Night in the Woods Impressions

(Originally posted to Dreambubble on February 25, 2017)

I honestly don’t know where to start with this one. Night in the Woods sneaked up on me out of nowhere after I watched a Gameinformer video on it. I did see some artwork floating around on twitter but it was something I looked over because it seemed like “just another indie game”. Don’t be mistaken, this game will DESTROY your heart strings with it’s charming characters in an tense setting. Let’s hop straight into it!
Also don’t worry, this’ll be spoiler free minus story basics.

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You play as Mae, the cat protagonist who drops out of college sophomore year and returns to her hometown of Possum Springs. She moves back in with her parents and struggles with the transition into adulthood. She reunites with old friends and explores this once great town. Throw a paranormal element in there and BOOM, you got yourself a story. As soon as I heard the plot, this game was an insta-buy because I’m going to college later this year and could always use more perspectives on the subject. I’m usually not a big fan of the point-and-click narrative exploration genera but I’m always up for new experiences.

The most important thing to mention is that NITW is heavily dialogue based. While you will be solving occasional puzzles and minigames the real meat of the game is found in it’s characters, similar to Undertale. It starts off as a typical reunion where Mae meets old friends like Gregg, Mae, and Angus to get the literal band back together. However, as the story unfolds the game hits you with the harsh reality that these friends have changed and most people remember Mae’s darker history with the town. Every character has their problems with life and Mae is often challenged by them, which gets you questioning her own life motives. It hits close to home and I couldn’t stop playing. This connected with me so well because I can mirror every character to my friends in real life which makes this game like a view into the future. The dialogue is so genuine and you can tell the writers have had some experience with these issues. The ups are high, the downs go low, and they balance each other out perfectly.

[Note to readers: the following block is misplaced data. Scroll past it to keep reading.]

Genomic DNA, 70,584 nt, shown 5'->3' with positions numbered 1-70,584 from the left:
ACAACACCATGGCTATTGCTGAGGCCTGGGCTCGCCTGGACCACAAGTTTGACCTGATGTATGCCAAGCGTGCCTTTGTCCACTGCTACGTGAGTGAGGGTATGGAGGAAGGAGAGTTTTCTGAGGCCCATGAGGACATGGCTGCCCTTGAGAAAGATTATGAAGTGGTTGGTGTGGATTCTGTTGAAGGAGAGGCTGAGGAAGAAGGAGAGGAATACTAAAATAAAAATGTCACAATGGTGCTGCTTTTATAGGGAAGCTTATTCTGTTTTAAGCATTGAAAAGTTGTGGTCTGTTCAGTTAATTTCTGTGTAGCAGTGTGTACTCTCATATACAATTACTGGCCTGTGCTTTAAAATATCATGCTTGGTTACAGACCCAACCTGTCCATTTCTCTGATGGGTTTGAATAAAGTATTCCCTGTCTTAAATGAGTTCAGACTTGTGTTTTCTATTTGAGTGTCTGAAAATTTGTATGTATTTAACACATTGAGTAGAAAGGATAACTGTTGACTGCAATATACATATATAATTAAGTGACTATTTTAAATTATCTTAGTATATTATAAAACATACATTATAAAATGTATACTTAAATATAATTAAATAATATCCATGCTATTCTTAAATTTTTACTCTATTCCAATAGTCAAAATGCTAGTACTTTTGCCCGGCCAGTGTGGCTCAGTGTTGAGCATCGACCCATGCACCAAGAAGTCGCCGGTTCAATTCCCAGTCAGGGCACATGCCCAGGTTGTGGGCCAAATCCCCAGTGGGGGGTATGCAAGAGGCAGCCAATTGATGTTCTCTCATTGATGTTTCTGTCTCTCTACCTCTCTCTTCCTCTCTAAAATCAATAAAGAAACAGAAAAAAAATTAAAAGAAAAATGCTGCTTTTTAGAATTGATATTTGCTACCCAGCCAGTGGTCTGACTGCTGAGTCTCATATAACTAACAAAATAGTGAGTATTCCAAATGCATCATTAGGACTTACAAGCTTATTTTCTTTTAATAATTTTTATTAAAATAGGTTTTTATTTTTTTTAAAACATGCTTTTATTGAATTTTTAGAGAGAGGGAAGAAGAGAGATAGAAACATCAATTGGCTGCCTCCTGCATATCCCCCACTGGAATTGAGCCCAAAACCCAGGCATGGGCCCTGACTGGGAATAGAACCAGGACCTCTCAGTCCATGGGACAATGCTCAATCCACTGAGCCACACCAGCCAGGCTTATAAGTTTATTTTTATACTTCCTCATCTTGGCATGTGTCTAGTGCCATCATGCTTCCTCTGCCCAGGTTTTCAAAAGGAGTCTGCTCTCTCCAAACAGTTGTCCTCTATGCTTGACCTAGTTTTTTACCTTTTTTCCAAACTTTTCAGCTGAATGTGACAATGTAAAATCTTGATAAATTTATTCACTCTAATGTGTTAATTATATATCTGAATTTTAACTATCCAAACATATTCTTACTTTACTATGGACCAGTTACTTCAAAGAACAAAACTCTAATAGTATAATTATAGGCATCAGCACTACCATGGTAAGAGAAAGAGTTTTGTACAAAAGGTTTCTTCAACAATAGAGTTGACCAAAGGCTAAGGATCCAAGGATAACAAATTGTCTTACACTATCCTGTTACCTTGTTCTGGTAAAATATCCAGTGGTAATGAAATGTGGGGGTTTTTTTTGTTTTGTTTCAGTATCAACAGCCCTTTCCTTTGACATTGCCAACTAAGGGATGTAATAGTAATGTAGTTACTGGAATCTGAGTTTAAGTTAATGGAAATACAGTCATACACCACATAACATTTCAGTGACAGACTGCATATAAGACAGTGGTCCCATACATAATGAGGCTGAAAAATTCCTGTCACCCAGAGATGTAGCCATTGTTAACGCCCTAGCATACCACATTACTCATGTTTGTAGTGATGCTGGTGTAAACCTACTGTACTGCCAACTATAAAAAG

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The main attraction is the story and characters but the art style, music, and sound design also transports you to this world. The is like an animated children’s book with plump characters and bright colors. Like most narrative adventure games there’s a lot of running around, but the attention to detail keeps every corner interesting. Sure, you could walk down the street like a normal adult, but why do that when you could balance on mailboxes, knock over trash cans, or bound across the power lines?! The intractable environment makes the small town on screen feel alive. Even smaller details like kicking up fall leaves and engravings on a forest tree conveys that people live in this town and it’s been here for a long time. A lot of gamers think to make a world realistic you need cutting-edge graphics and high poly counts, but this game does all that and more with a beautiful 2D plane.

Additionally this game made me appreciate sound design a lot more. There’s this one cliff in the game where as you walk closer to the edge, the music fades out so all you hear is the smooth breeze and humming traffic downtown. The camera never pans around and reveals a pre-rendered vista, but instead paints the picture in your head using sound and ambiance. They also use this to build suspense as you approach a dark corner or spooky figure. It’s beautiful and I’ll now search for this kinda stuff in other games.

As for gameplay, it’s really simple but compliments the story perfectly. Like mentioned before, there’s a lot of running around with the occasional minigame. You’ll be shoplifting, replying in conversations, and playing bass in a Guitar-Hero-like rhythm game. Its nothing special but still adds nice variety while you unfold the story.

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This is honestly one of the best games I’ve ever played. It’s funny, scary, and heart-breaking all at the same time. I found myself conflicted multiple times about which friend to ‘hang out’ with because I cared deeply for all of them. I really see no reason for anyone NOT to play this unless you hate reading or videogames. My first playthrough lasted 9 hours and there’s still a ton of stuff I missed. Do yourself a favor, instead of using that extra $20 to buy a box of soda or an action movie ticket, give this game a shot. It’s worth your time and, if you’re like me, you may learn a thing or two about adulthood.

If you’ve played Night in the Woods, how was your experience? I could talk hours about this game so post your thoughts below!

Oh, and always remember, Gregg rulz ok.

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